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Health leaders in the Americas adopted a strategy and plan of action for integrated child health, which includes measures to prevent and reduce the burden of disease in children under 5, improve child nutrition, and build capacity among different health institutions and other sectors to improve integrated child health.

Photo credit: PAHO/El Salvador

The strategy was adopted by ministers of health from throughout the Americas during the 28th Pan American Sanitary Conference, held last week at the Pan American Health Organization/World Health Organization (PAHO/WHO) in Washington, D.C.

From 1990 to 2010, deaths of children under 5 in Latin America and the Caribbean declined 54 to 23 per 1,000 live births, an average annual decline of 4.3%. If this trend continues, the region will achieve the Millennium Development Goals (MDG) target of a two-thirds reduction in under-5 mortality by 2015.

However, regional averages in under-5 mortality mask major disparities between and within countries. For example, in 2011 Haiti and Bolivia reported 87 and 51 deaths of children under 5 per 1,000 live births, respectively, compared with 19 per 1,000 in Colombia, 8 in Chile, and 6 in Cuba. The majority of childhood deaths are preventable. In countries with high mortality, selected high-impact, low-cost interventions could reduce the number of deaths by more than 50%, but these interventions do not reach everyone.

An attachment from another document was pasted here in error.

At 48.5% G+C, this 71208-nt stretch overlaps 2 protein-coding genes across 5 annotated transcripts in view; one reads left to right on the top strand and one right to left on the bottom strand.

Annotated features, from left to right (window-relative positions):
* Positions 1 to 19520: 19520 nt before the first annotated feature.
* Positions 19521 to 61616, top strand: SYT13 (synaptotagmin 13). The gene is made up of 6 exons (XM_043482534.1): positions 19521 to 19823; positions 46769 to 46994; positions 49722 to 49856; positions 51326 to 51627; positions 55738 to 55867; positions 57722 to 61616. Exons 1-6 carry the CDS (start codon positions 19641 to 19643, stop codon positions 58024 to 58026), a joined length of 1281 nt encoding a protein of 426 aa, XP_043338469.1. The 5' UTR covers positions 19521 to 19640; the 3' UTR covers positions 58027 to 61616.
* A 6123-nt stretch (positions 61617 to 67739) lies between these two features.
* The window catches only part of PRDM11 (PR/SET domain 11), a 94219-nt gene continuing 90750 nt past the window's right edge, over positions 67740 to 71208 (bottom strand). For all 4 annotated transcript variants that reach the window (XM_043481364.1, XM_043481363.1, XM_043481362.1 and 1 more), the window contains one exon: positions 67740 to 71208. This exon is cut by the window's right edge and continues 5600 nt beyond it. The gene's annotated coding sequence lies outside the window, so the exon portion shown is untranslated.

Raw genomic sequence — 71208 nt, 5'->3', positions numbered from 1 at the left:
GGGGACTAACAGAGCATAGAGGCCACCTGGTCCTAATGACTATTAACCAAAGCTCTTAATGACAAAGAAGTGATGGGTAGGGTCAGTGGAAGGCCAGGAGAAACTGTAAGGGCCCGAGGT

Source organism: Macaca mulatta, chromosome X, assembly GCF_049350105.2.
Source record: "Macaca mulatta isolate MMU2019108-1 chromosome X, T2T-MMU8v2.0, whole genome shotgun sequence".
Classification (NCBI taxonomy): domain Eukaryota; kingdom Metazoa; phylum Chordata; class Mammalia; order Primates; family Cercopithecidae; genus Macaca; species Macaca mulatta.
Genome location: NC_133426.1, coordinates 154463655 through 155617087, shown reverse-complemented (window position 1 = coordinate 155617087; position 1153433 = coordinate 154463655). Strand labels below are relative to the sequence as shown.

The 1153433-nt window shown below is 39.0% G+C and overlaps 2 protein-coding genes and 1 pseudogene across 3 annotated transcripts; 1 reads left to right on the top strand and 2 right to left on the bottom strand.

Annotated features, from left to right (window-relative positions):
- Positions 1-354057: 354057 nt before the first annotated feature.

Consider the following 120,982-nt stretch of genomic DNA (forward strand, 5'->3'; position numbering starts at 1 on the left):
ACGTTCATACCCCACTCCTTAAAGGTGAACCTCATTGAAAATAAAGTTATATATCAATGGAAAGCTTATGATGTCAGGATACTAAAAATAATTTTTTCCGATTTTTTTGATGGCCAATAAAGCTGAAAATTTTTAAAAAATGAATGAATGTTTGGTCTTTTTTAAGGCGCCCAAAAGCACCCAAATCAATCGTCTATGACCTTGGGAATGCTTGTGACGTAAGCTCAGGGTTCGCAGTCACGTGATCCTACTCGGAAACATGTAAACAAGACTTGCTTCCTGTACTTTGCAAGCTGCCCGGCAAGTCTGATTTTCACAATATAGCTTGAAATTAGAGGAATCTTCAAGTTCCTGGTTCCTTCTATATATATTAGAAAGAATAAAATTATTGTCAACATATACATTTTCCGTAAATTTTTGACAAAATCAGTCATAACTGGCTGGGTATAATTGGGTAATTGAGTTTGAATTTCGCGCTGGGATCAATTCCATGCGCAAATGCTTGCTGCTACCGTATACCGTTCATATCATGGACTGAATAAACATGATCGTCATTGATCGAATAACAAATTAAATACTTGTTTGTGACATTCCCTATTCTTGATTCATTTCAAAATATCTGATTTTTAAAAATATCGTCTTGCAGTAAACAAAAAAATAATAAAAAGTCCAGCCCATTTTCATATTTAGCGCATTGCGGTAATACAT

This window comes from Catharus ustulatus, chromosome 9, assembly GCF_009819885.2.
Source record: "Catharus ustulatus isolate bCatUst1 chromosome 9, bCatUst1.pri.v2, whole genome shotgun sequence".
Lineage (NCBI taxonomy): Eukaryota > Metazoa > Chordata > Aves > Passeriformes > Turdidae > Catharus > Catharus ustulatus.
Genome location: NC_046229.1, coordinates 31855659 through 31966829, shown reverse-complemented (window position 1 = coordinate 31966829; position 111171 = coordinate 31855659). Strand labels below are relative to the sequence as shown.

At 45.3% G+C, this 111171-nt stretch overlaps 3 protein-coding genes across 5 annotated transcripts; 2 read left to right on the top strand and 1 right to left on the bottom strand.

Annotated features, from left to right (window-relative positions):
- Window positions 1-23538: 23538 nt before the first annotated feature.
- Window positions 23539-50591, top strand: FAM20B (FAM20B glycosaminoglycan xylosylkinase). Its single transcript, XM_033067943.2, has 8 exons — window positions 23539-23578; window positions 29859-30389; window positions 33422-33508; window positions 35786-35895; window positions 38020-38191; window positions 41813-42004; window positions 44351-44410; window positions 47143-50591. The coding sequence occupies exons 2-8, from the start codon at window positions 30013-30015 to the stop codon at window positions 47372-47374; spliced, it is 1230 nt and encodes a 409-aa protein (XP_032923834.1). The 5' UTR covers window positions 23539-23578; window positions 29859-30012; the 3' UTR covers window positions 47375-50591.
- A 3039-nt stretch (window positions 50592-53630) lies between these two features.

Disparities are clear in other child health indicators as well. Although the prevalence of malnutrition at the regional level is low, chronic malnutrition—indicated by low height-for-age—remains one of the most common growth disorders in Latin America and the Caribbean, with nearly 9 million children suffering from this condition. In addition, child obesity is one of the most complex challenges facing public health in several countries.

The new strategy considers child health to be the result of interaction between factors related to health systems and social determinants of health. Addressing these factors requires efforts across social and governmental sectors.

The new strategy calls for establishing a Regional Alliance for Integrated Child Health to strengthen partnerships and collaboration among international organizations, promote health interventions and mobilize resources with national partners. It also calls on each country to convene a National Intersectoral Working Group for Integrated Child Health to develop actions consistent with each country’s policies, laws, epidemiological profile and health systems.

The strategy also calls on countries to:

  • Promote the implementation of effective, evidence-based interventions to prevent child illness and deaths. 
  • Support integrated child health policies as part of overall national health plans. 
  • Strengthen health systems and health services so they can provide quality care.
  • Promote coordination between ministries and other public and academic institutions, as well as between the public and private sectors and civil society, to reach consensus on integrated child health services.
  • Build the capacity of health personnel in facilities for integrated primary health care for children.

PAHO/WHO, through a technical advisory group, will support countries in implementing the strategy, in collaboration with other international agencies and sectors. The Organization will also promote national and local partnerships with international agencies, scientific and academic institutions, nongovernmental organizations, and the private sector, among others.

PAHO, which celebrates its 110th anniversary this year, is the world’s oldest international public health organization. It works with all the countries of the hemisphere to improve the health and quality of life of the peoples of the Americas and serves as the WHO Regional Office for the Americas.



Last Updated on Wednesday, 26 September 2012 18:53

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